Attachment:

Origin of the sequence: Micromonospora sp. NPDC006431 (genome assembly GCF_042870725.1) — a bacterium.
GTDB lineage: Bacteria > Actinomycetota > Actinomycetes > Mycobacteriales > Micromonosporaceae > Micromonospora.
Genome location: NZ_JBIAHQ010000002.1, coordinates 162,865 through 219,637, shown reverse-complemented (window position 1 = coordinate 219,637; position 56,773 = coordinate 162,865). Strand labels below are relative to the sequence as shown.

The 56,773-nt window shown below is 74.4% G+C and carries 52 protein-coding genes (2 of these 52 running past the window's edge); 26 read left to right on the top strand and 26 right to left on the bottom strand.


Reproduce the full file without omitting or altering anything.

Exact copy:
Origin of the sequence: Micromonospora sp. NPDC006431 (genome assembly GCF_042870725.1) — a bacterium.
GTDB lineage: Bacteria > Actinomycetota > Actinomycetes > Mycobacteriales > Micromonosporaceae > Micromonospora.
Genome location: NZ_JBIAHQ010000002.1, coordinates 162,865 through 219,637, shown reverse-complemented (window position 1 = coordinate 219,637; position 56,773 = coordinate 162,865). Strand labels below are relative to the sequence as shown.

The 56,773-nt window shown below is 74.4% G+C and carries 52 protein-coding genes (2 of these 52 running past the window's edge); 26 read left to right on the top strand and 26 right to left on the bottom strand.